by clicking the arrows at the side of the page, or by using the toolbar.
by clicking anywhere on the page.
by dragging the page around when zoomed in.
by clicking anywhere on the page when zoomed in.
web sites or send emails by clicking on hyperlinks.
Email this page to a friend
Search this issue
Index - jump to page or section
Archive - view past issues
Forward Thinking Magazine : August 2011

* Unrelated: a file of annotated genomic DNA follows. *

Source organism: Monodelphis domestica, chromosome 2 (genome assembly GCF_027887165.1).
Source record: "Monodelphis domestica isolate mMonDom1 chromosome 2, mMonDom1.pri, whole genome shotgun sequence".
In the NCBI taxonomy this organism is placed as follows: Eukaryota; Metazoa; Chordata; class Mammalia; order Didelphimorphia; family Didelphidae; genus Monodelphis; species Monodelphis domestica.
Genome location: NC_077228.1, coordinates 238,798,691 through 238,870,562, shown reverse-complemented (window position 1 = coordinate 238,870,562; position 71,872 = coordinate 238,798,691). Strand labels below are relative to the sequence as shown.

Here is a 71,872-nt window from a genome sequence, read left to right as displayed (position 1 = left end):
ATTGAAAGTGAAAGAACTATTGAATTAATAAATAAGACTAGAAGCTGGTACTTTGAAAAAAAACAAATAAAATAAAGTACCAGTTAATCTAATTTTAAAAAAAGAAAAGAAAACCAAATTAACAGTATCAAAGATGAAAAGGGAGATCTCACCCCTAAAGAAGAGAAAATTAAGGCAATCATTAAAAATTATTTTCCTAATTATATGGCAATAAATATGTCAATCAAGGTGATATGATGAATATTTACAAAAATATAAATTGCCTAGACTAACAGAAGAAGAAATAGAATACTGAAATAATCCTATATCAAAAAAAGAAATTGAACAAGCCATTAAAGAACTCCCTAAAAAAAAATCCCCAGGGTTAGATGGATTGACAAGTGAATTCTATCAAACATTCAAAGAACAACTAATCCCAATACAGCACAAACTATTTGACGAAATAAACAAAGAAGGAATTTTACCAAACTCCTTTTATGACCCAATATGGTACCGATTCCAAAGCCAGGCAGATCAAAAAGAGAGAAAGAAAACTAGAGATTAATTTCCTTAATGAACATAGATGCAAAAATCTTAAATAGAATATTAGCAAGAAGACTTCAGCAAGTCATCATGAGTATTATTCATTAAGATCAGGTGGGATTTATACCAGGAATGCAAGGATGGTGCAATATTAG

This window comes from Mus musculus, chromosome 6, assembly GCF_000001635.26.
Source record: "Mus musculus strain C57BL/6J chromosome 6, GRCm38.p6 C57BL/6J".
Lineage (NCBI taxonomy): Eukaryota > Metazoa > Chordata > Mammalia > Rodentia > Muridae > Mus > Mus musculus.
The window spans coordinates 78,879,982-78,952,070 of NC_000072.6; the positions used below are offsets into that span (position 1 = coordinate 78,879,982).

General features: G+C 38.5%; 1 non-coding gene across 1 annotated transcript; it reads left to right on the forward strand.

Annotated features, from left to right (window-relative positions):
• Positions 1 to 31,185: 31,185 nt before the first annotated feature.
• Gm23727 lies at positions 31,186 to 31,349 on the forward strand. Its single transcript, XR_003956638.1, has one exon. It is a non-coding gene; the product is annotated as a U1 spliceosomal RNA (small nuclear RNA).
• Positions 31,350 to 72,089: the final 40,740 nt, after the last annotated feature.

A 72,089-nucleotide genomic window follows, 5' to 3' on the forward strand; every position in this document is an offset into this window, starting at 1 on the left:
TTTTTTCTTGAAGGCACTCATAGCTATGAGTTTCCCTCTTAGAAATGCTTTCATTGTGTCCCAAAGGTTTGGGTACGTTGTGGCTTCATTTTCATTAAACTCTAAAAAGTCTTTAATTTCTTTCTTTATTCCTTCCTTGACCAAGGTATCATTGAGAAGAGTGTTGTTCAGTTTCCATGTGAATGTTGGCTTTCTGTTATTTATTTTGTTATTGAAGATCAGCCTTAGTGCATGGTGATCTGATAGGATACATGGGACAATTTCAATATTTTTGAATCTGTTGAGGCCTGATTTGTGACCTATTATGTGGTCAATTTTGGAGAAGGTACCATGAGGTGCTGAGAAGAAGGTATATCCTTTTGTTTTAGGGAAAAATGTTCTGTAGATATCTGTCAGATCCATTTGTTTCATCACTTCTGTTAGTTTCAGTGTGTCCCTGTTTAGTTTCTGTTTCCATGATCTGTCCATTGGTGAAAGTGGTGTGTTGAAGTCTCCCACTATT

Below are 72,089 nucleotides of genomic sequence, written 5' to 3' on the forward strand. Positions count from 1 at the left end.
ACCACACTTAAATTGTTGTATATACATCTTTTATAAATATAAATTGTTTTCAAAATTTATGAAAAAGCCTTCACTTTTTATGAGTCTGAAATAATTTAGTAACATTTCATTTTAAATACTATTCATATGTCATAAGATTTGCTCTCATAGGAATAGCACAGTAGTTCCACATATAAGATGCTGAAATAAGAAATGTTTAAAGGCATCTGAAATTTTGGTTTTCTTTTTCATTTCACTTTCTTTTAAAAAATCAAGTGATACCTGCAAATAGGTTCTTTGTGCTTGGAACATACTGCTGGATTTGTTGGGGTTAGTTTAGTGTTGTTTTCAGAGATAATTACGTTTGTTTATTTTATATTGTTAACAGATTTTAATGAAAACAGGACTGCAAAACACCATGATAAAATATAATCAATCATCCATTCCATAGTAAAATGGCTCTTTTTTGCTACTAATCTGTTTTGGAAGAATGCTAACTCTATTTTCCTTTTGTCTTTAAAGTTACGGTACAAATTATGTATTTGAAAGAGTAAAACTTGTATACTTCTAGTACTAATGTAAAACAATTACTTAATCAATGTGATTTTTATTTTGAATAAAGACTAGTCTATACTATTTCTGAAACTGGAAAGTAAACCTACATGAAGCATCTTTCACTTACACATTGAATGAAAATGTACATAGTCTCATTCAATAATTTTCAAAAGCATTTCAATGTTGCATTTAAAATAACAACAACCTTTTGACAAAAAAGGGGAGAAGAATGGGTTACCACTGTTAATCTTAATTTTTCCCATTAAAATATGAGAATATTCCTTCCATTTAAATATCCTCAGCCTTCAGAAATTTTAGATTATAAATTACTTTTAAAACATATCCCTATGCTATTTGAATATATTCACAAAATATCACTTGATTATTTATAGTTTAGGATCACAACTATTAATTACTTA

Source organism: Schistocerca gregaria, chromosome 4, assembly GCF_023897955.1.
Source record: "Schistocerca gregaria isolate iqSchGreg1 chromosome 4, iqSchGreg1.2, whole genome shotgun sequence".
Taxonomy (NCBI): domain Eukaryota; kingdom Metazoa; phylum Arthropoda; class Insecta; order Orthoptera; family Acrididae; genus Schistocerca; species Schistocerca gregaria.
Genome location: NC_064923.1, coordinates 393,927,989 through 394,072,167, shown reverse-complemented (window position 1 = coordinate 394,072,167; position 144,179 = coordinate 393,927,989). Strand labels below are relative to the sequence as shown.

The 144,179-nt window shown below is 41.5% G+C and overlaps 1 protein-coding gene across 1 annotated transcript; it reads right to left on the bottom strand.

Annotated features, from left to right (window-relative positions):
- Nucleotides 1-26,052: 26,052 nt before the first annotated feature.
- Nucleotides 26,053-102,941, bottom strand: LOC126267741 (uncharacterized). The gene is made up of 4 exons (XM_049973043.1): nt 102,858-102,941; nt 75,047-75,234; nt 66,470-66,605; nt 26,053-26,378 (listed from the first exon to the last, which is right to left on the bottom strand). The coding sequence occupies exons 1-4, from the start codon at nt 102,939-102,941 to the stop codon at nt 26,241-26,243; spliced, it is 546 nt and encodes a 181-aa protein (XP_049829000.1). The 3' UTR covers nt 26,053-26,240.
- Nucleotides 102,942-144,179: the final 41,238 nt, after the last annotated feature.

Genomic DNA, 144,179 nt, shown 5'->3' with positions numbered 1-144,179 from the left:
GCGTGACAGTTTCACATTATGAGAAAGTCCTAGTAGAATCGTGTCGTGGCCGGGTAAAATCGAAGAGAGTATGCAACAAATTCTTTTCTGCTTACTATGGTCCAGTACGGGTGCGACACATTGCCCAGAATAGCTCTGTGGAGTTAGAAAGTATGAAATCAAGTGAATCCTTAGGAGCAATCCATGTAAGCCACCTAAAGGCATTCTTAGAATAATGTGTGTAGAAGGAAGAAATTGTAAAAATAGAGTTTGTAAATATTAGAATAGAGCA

30 Macquarie Adviser Services Macquarie Adviser Services is the unit trust a related trust for in-house assets purposes? Prima facie the unit trust is an in-house asset, but certain exceptions to the in-house assets rules may be applicable. The most likely exceptions are: widely held trusts – widely held trusts are unit trusts where 20 or more entities have fixed entitlements to more than 75 per cent of the income or capital of the trust. This exception is unlikely to be of benefit to an SMSF LRBA, largely because of the loss of control over the underlying asset and the practical complications of dealing with a large number of unit holders. Non-controlled trust – a trust where the SMSF and certain associates (‘Part 8 associates’) do not have fixed entitlements to more than 50 per cent of the income or capital of the trust. Additionally, the trustee must not be accustomed to, under an obligation or reasonably expected to act in accordance with the directions of the SMSF or Part 8 associates. The latter must not be able to remove or appoint the trustee. A non-controlled trust may be established by three arm’s- length parties each holding an equal number of units in the trust. However, the loss of control over the underlying asset is the major deterrent to using this structure. reg 13.22C trust – an ungeared unit trust with a limited range of allowable assets, excluding shares, other trust interests (e.g. managed funds) or loans to other entities, but may include bank deposits and real property. The trust may not allow any charges over the assets held in the trust, which may be an issue of concern for commercial LRBA lenders. But a Reg 13.22C trust may be appropriate for real property LRBAs where the funds are borrowed from a commercial lender by a related party to the SMSF (with security provided over property other than the asset in the trust) and on-lent to the SMSF. Note also that unless business real property is involved, leases to related parties are prohibited. Of the three exceptions listed here, many SMSFs may find the Reg 13.22C trust as the most suitable for holding real property via LRBA, but the restrictions should be understood by advisers and SMSF trustees before proceeding. Other structural options A trust is not the only ownership option for the real property other than direct ownership by the LRBA holding trust. A company structure may also be used on a similar basis to exceptions 2 and 3 above. More generally, an interest in real property can be held by an SMSF jointly with another party (perhaps another SMSF) on a tenants-in-common basis. But APRA Superannuation Circular II.D.6 suggests caution where the other party intends to offer its interest in the property as security on a loan. In particular, an SMSF trustee in this situation should obtain written confirmation from the lender that the SMSF’s interest in the property receives priority in case of a forced sale by the other party or the lender. If an LRBA involves a tenants-in-common interest in real property, the LRBA documentation should be carefully considered and drafted so that the interest in the property is appropriately identified as the ‘asset’ to which the LRBA applies. As an example of the complications that can arise, see ATO ID 2010/172. In that case, two SMSFs entered into separate LRBAs which were found to be in breach of the SIS provisions because the asset the SMSFs would ultimately receive on wind-up of the arrangement was a tenants-in-common interest, whereas the asset held by the holding trust was the sole title to the real property. 1 2 3